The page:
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--- Mar 24 1999 Go to category
Subject: Working with heavy musicians
Category: Other Musicians
From: musician magazine (usa)

Over the course of your career, you've had the privilege of working with many of your boyhood musical idols, from Herbie Hancock to Ornette Coleman. I imagine that when someone new enters this particular community of musicians, he or she must feel a certain sense of intimidation.

Pat’s Answer:

Yeah, but generally speaking, musicians love the idea of having new guys showing up that are playing great. When I first was starting to play with people like Gary Burton, Paul Bley, and later Sonny Rollins, if I played good, I always felt a good vibe. And that was much more useful to me than the guys who tried to vibe you. The person doing the vibing usually has more problems than the person who's getting vibed [laughs].

Intimidation is not an effective mechanism for achieving a high level of music. Most people that use it as a technique for self-promotion, which is what it normally boils down to, usually feel it on the back end.

>So you welcome new guys.

Sure. It's been exciting to see the emergence of so many capable musicians over the last 20 years or so. There was a period where I was concerned about the amount of people who could play on changes. It seemed like it was becoming a dying art. Now it's no problem at all to find guys who can really deal with the way their instrument has evolved historically and say something, using the correct musical grammar and putting together complete sentences.

>When exactly was this dark period?

I would say from about '74 to '78 or '79. That was an era that actually had a lot of interesting music--I never felt there was a lapse in creativity. But it wasn't that complex harmonically; it tended to be on one chord a lot. And I love to hear chords and harmony. I'm fairly conservative in the sense that when I listen to improvisers and I don't hear the bebop language as being a possibility, I tend to lose interest. That pretty much eliminates most of the avant-garde, virtually all so-called jazz/rock, and weirdly, many so-called bebop players.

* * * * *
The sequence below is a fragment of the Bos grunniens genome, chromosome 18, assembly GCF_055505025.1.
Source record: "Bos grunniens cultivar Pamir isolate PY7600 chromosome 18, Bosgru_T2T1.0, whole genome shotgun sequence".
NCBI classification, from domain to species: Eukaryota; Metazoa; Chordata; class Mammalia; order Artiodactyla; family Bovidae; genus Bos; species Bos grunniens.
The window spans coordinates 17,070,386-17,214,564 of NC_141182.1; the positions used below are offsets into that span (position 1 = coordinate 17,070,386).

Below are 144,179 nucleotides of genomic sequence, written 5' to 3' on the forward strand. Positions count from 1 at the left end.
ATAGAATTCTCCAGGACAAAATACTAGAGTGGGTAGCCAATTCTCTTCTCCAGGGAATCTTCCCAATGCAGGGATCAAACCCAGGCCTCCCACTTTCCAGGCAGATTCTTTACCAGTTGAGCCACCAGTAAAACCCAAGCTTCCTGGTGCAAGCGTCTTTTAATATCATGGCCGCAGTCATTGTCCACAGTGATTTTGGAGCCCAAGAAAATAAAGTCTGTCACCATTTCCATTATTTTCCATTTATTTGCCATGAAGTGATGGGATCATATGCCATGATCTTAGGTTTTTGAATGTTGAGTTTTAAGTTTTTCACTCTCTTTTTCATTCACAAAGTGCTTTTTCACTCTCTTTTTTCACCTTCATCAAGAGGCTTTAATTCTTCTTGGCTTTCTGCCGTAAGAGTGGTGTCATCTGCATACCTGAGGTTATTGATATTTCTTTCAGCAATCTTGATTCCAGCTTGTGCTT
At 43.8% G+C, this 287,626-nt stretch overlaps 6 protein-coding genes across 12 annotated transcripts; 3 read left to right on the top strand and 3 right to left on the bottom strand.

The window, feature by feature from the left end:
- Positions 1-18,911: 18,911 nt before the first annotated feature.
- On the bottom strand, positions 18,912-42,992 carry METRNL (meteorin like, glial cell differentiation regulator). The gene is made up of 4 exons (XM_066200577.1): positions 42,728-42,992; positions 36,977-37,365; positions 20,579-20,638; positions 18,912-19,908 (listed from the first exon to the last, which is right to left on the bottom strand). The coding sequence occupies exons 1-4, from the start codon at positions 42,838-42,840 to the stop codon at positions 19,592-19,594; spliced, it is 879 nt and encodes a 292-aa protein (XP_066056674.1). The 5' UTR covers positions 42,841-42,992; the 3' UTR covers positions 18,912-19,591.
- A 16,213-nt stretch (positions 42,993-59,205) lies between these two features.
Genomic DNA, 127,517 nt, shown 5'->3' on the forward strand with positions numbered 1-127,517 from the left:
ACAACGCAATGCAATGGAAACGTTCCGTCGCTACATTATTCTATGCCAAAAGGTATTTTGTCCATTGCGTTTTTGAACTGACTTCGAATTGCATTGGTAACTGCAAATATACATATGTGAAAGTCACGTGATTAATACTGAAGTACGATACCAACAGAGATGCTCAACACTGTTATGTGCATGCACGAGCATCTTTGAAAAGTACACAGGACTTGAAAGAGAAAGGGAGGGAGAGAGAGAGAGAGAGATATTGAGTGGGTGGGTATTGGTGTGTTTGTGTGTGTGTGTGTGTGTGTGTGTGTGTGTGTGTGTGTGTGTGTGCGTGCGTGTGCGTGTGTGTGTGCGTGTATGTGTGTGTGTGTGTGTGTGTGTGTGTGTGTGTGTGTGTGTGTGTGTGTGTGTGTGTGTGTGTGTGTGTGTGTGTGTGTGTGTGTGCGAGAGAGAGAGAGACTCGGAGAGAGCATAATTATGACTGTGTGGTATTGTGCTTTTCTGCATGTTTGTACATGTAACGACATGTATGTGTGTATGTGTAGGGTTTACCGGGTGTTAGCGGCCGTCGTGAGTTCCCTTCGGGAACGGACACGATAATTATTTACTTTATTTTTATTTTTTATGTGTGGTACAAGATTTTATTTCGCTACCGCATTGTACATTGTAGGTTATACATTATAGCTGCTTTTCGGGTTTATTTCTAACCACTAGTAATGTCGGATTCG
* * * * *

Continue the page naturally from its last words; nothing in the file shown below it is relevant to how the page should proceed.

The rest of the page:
> Using bebop licks in a jazz/rock or avant-garde context can sound wrong if you don't choose your spots correctly.

I totally agree. There's nothing more dumb-sounding. But that's not really what I mean. In fact, I'm using the term "bebop" in a way that I probably shouldn't. It's more an understanding of a narrative way of playing that is rooted in the incredible developments that have happened within the linear improvisational world over the last 50 years. It's like language fluency. In order for you and I to have this conversation, we're doing all this complex stuff in our subconscious, putting together verbs and nouns and adjectives, but we're not thinking about it too much. We're both talking about a subject that we know something about, and we may occasionally throw in terms that somebody from that office building across the street isn't going to understand. [As a player] I like being around musicians with whom I can use all kinds of slang and innuendo and asides while telling a narrative story, and having all those references be appreciated and responded to. That setting has nothing to do with idiom. That has to do with a shared language skill, or a shared understanding that's based on a million cultural details. The process of getting to that level of fluency is very difficult, much more difficult than even most musicians realize, and it's certainly a life-long task. To get to that level of fluency without understanding the language as defined through the works of Charlie Parker and John Coltrane is almost impossible. Having said that, I have zero interest in hearing people that sound like John Coltrane or Charlie Parker. If you get to the point that you can do that, there's this incredible temptation to just do it. It feels great, it's safe, because there's this aura around it--but that's the biggest danger of all. Once you can address those issues of language in a fairly effective way, you then have to say, "Yeah, but. . ." And that's where the real work starts.